Researchers are now starting to follow patients to track long-term effects.

Given insurers’ history, it’s certainly reasonable to assume they would put what are now cropping up as potential COVID complications in the preexisting-condition category, said Sabrina Corlette, who studies the individual insurance market as co-director of the Center on Health Insurance Reforms at Georgetown University.

“There is a real concern that if those preexisting condition protections are overruled or taken down by the Supreme Court, people who have COVID-19 could be medically underwritten, charged more or be denied a policy,” said Corlette.

That is possible, said Joe Antos, resident scholar in health policy at the conservative American Enterprise Institute. But many of the people most likely to suffer complications from the coronavirus likely already had conditions like diabetes, asthma or heart disease that would already have put them in danger of being rejected for coverage under pre-ACA business practices, he added.

In other words, COVID-19 could simply find a place on a long list of other conditions that could disqualify consumers from obtaining insurance.

And even if the high court tossed out the ACA, insurers might choose to keep offering coverage to people with health problems, say some analysts, including Antos.

But this take triggers skepticism.

“Insurance companies have an obligation to shareholders, and that obligation is to maximize profits,” Corlette said. “They don’t do that by covering a lot of sick people when competitors are not doing it.”

The Biggest Unknown

Just how would Congress and the president react if the ACA is struck down?

Under a Biden presidency, coupled with Democrats holding the House and possibly winning the Senate, the ACA would definitely be replaced, the experts all agreed.

Under a second-term Trump administration, Republicans would face a dilemma because — even though the party has called for the law’s repeal since its enactment –— they have been unable to agree on how to replace it. Yet polls have consistently shown that parts of the law, especially the preexisting condition protections, are very popular with a wide swath of voters.

“They don’t want to come across as coming up hard against people who have health conditions,” said Antos.

Private practice attorney Christopher Condeluci, who served as tax and benefit counsel to the Senate Finance Committee when the ACA was drafted, agreed. He thinks Congress or the president would act to save the preexisting condition protections at least.

But how to do so is problematic. That provision is intricately tied with many other parts of the ACA, those aimed at getting as many healthy people to enroll as possible in order to spread costs out among the many, rather than the few.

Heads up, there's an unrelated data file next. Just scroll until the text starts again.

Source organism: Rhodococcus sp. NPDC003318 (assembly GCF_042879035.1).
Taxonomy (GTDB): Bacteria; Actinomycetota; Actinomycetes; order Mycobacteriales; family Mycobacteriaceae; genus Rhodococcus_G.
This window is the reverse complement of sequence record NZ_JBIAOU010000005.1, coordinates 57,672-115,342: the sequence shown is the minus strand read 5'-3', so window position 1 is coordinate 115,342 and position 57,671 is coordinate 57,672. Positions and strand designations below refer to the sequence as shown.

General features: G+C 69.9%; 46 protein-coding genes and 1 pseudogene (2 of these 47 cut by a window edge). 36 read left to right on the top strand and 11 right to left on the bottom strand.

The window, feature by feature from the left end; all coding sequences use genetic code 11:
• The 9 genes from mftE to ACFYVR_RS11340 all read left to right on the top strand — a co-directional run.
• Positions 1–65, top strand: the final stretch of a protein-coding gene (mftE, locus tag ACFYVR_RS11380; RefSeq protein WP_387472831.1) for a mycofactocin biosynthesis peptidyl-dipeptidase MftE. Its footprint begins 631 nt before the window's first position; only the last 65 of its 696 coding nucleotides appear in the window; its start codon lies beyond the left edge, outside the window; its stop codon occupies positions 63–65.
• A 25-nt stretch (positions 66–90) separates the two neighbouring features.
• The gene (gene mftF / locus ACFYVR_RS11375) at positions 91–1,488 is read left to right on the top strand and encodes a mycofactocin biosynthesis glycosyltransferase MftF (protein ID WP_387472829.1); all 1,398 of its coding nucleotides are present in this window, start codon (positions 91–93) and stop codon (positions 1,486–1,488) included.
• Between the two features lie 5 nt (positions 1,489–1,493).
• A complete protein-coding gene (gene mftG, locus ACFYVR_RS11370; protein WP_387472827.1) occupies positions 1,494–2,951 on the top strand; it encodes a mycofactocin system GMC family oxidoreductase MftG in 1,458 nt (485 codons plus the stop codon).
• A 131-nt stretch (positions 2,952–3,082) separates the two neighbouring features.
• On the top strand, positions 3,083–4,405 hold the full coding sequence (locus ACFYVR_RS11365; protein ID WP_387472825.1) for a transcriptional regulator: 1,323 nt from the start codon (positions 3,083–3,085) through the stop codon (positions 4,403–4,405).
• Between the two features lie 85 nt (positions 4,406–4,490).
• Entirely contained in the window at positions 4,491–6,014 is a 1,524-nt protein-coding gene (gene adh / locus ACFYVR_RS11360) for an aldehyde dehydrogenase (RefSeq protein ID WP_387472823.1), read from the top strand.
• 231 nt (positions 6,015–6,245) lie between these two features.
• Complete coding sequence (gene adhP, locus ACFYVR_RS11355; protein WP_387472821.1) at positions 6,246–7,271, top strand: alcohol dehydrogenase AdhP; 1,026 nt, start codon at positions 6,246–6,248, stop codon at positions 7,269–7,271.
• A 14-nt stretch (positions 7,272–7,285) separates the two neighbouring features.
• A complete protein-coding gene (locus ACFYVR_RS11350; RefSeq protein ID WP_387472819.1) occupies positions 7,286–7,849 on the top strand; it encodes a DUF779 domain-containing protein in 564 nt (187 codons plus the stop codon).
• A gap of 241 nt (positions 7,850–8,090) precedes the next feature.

The ACA did that partly by requiring most Americans to carry insurance coverage — the provision at the heart of the Texas lawsuit seeking to overturn the legislation. Restoring that requirement might be tricky, so the path forward for a split Congress or a second-term Trump presidency to come up with a solution quickly — or at all — if the Supreme Court tosses the entire law is a difficult one.

Our Ruling

Biden said that if Trump had his way, COVID complications could become a preexisting condition. He said this while discussing what might happen if the ACA is overturned by the Supreme Court. Though the statement can’t be definitively proven, there’s a lot of evidence backing it up.

First, some patients are showing at least short-term aftereffects of COVID-19, some of which could be costly. Some may prove long-term.

Second, insurers dislike costly medical conditions. Their business model is designed to have enough healthy enrollees to offset those with costly conditions. Before the ACA, they did that by rejecting people with medical conditions, charging them more or excluding coverage for those conditions. Some also temporarily delayed coverage for specific conditions in group plans offered by employers. Without the ACA, no federal law would prevent them from returning to these practices when selling plans on the individual market.

We rate Biden’s statement Mostly True.

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By: Julie Appleby, Kaiser Health News
Title: Could Trump’s Push To Undo The ACA Cause Problems For COVID Survivors? Biden Thinks So.
Sourced From: khn.org/news/could-trumps-push-to-undo-the-aca-cause-problems-for-covid-survivors-biden-thinks-so/
Published Date: Thu, 09 Jul 2020 09:00:20 +0000